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The Ciompi Quartet, Duke University's resident string quartet, entered their 53rd season with a concert full of contrasts. In just a short time, the quartet used three works as a vehicle to showcase fiery acrobatics and emotional vibrato (plus everything in between), all with total communication among the musicians. This is notable when you consider that this is the quartet's inaugural performance introducing cellist and member Caroline Stinson. Fred Raimi, the Ciompi's featured cellist for the past several decades, retired this past spring. Although Raimi's presence is surely missed both onstage and in the Duke Department of Music, Stinson has been warmly welcomed by concertgoers, faculty, and Duke students – and deservingly so. In fact, someone seeing the Ciompi Quartet for the first time might not have even known that this was the first time the four musicians were performing publicly together.
Stinson's written biography speaks well to her accolades and years of experience as a cellist and chamber musician, but her extraordinarily high level of musical sensitivity is something that can only be witnessed in performance. As is tradition, the program began with a Haydn quartet: the String Quartet in G (Op. 76, No. 1). As the first movement begins, the opening motive is rapidly exchanged among the four instruments, resulting in an effervescent conversation. Despite having a new instrument at the forefront for each new phrase, the Ciompi Quartet's balance was well-tuned. The light polyphony of the first movement is wholly different from the second movement's texture. Switching gears in an instant, violinist Eric Pritchard, with breath and expression, led the quartet through languid, heavily rubato phrases. Pritchard, Hsiao-Mei Ku, Jonathan Bagg, and Stinson used every millimeter of each bow for the homophonic chords that formed the melody. Communication was again at the forefront for the cadential endings of both the third and fourth movements – airy and pause-filled in the third, and sassy in the fourth.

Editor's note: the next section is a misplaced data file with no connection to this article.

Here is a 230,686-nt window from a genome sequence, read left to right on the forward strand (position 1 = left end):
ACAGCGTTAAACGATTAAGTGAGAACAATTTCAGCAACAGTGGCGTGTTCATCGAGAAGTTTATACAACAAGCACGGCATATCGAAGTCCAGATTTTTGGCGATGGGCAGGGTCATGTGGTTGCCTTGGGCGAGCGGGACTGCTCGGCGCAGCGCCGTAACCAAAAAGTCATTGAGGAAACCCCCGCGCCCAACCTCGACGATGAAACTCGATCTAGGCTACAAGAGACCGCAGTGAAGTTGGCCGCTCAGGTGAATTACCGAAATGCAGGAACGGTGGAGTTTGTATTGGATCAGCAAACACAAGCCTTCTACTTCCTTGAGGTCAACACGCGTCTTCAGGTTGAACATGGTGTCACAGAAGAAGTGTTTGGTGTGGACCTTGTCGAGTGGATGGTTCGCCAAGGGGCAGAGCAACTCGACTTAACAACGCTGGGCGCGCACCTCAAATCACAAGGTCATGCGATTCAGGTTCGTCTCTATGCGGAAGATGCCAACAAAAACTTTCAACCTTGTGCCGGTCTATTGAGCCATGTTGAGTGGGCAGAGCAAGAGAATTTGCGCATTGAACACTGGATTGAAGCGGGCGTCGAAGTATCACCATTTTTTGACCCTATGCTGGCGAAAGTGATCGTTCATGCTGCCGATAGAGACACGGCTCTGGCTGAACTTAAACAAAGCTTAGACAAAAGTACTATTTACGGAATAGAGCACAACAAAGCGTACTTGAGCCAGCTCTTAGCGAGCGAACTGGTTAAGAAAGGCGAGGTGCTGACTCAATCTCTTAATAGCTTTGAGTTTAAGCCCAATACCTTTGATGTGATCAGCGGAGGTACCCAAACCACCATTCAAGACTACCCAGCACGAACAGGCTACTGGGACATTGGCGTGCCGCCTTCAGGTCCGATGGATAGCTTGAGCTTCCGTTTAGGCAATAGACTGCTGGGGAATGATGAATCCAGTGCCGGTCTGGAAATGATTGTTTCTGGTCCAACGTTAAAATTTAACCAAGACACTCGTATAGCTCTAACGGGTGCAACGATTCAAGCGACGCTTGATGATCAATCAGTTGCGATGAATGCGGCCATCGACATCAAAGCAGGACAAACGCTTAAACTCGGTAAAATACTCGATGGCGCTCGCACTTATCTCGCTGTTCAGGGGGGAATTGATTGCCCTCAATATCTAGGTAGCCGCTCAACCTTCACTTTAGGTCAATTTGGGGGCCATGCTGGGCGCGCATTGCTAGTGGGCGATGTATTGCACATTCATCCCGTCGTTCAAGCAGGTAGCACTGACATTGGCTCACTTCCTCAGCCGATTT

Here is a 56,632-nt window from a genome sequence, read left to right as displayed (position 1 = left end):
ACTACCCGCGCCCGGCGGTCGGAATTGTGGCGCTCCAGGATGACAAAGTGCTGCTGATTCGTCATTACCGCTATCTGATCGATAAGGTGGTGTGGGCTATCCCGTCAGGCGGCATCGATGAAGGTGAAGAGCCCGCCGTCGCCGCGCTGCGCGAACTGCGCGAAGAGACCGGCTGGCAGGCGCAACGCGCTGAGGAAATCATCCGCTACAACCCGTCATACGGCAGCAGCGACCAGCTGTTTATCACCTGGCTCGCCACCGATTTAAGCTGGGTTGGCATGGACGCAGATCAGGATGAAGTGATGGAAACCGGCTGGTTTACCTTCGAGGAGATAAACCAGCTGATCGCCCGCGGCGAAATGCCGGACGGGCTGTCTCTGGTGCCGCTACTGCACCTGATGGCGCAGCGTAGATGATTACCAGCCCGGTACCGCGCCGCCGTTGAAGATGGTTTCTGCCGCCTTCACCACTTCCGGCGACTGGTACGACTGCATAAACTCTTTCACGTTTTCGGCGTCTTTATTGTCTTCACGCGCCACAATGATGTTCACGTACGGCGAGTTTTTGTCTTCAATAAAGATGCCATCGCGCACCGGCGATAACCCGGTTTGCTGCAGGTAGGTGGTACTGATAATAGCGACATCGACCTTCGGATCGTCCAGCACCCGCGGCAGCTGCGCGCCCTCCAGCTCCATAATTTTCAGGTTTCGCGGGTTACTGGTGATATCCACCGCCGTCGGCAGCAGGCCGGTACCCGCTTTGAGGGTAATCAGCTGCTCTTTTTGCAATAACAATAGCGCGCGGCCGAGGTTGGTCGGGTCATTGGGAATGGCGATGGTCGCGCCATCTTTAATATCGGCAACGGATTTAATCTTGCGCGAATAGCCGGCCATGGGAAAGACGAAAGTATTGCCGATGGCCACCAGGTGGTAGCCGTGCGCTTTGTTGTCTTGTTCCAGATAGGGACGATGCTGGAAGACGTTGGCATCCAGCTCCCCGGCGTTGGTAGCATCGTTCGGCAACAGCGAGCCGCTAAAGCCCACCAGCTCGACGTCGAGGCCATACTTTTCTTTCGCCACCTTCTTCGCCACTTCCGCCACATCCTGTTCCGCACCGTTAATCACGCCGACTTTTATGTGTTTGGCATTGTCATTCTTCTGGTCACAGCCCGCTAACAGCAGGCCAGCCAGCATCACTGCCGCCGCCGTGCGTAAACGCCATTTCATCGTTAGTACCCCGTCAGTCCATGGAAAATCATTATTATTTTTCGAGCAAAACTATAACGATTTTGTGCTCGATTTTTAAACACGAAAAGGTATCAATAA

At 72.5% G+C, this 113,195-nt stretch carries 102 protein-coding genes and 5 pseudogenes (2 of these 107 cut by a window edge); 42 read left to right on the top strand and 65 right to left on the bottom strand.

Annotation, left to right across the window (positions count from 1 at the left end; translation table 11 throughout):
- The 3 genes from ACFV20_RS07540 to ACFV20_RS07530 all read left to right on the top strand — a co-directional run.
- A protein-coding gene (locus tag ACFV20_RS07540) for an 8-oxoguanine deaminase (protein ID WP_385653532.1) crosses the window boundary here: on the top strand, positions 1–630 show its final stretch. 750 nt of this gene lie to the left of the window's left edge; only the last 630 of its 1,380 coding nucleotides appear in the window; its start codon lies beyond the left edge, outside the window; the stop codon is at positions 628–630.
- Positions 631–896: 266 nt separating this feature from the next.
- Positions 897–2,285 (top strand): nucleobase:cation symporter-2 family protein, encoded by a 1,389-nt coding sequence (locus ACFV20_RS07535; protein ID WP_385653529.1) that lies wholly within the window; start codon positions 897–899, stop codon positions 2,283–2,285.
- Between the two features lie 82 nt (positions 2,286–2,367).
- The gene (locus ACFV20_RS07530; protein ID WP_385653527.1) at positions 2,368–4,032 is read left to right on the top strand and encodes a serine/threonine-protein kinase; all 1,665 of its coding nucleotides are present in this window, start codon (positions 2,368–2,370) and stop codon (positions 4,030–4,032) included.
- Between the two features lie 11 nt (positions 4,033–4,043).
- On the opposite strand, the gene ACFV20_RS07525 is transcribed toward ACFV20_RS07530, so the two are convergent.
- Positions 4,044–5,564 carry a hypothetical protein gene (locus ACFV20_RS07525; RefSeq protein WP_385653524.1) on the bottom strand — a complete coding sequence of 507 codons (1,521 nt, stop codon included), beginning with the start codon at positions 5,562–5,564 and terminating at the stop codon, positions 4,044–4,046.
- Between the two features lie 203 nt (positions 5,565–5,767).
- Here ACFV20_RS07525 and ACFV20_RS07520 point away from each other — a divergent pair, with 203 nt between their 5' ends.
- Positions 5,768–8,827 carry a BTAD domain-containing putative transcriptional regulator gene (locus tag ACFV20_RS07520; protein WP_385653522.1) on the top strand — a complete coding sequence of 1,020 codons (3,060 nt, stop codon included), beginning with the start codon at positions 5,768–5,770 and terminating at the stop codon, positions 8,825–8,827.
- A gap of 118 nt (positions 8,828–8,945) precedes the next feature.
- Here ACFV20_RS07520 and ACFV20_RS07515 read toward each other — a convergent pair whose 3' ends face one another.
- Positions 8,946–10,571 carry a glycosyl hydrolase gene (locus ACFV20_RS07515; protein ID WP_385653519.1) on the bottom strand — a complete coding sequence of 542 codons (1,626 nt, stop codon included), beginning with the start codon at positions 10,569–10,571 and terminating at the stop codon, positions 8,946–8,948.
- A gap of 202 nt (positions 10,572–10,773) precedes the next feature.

The beginning of Andrew Waggoner's Legacy, a total departure from Haydn and Beethoven, turns four instruments into a kind of mechanical being, imitating something sputtering and whirring to life. Through a subtle upward motif and impeccably matched articulation, "Love-Chorus" leads to the heart of the work. There is no less urgency; this music is more organic in nature, with a lack of constant meter that results in a sense of weightlessness. It's also worth mentioning that Waggoner is not only Duke's newest composition professor, but the husband of Stinson. In fact, the commissioning of Legacy is what led to the two meeting (a fact that was shared onstage by Stinson before the performance).
Beethoven's String Quartet No. 12, Op. 127 (in E-flat) has most of the musical textures that you could possibly think of: a throaty chord progression for the opening, a cantabile melody between violin and cello, a waltz secured by cello pizzicato, unpredictably terraced dynamics, and everything in between. Sometimes the changes occurred so suddenly that it could have taken the listening audience a moment to catch up, while the musicians remained, of course, completely in control. With all of these musical ideas packed into one concert, the Ciompi Quartet is definitely off to a great start for their latest season.